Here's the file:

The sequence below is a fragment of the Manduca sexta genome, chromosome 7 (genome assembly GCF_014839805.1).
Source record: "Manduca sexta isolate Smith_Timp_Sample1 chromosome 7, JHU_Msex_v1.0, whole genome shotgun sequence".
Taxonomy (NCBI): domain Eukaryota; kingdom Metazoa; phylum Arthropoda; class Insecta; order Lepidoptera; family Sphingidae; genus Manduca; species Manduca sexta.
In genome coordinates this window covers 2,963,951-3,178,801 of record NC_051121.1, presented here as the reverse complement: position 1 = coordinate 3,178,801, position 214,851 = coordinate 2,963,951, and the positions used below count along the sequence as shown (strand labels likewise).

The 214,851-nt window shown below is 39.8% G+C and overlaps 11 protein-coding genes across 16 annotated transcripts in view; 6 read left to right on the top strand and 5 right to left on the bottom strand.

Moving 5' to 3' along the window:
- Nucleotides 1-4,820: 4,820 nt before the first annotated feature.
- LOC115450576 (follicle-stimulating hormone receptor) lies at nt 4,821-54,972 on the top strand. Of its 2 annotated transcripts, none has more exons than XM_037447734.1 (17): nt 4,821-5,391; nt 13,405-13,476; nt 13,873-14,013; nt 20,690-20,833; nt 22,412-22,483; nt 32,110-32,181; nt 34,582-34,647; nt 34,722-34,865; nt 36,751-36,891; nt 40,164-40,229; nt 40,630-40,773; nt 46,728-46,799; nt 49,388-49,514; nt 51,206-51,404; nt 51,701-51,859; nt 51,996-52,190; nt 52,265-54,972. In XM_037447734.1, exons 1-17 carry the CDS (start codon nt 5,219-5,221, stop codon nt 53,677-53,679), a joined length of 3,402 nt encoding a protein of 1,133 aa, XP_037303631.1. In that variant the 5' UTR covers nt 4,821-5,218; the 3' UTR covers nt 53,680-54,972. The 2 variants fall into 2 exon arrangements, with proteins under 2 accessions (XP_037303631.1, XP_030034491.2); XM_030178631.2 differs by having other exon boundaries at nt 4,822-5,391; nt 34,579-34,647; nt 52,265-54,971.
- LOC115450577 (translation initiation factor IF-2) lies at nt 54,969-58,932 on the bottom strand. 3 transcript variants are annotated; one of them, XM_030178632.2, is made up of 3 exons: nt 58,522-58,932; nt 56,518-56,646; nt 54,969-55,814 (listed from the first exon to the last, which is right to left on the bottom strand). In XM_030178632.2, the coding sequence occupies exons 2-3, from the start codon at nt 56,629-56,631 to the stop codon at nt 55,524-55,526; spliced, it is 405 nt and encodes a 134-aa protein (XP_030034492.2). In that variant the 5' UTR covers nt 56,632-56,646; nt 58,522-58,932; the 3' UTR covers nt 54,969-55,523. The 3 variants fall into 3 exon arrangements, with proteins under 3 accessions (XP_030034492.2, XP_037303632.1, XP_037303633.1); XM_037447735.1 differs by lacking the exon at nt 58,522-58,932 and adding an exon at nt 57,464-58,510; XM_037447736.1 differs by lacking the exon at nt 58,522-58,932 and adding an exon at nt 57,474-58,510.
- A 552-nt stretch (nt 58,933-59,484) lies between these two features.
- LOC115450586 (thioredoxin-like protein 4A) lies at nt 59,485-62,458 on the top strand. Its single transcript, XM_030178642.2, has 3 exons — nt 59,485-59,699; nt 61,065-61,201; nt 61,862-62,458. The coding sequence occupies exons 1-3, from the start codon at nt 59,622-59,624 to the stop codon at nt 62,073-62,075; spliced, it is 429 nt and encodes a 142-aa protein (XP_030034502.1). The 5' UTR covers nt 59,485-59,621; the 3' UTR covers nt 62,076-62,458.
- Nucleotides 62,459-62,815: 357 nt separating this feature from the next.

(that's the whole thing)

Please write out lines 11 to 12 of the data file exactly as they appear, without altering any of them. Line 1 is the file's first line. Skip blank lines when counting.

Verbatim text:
- LOC115450586 (thioredoxin-like protein 4A) lies at nt 59,485-62,458 on the top strand. Its single transcript, XM_030178642.2, has 3 exons — nt 59,485-59,699; nt 61,065-61,201; nt 61,862-62,458. The coding sequence occupies exons 1-3, from the start codon at nt 59,622-59,624 to the stop codon at nt 62,073-62,075; spliced, it is 429 nt and encodes a 142-aa protein (XP_030034502.1). The 5' UTR covers nt 59,485-59,621; the 3' UTR covers nt 62,076-62,458.
- Nucleotides 62,459-62,815: 357 nt separating this feature from the next.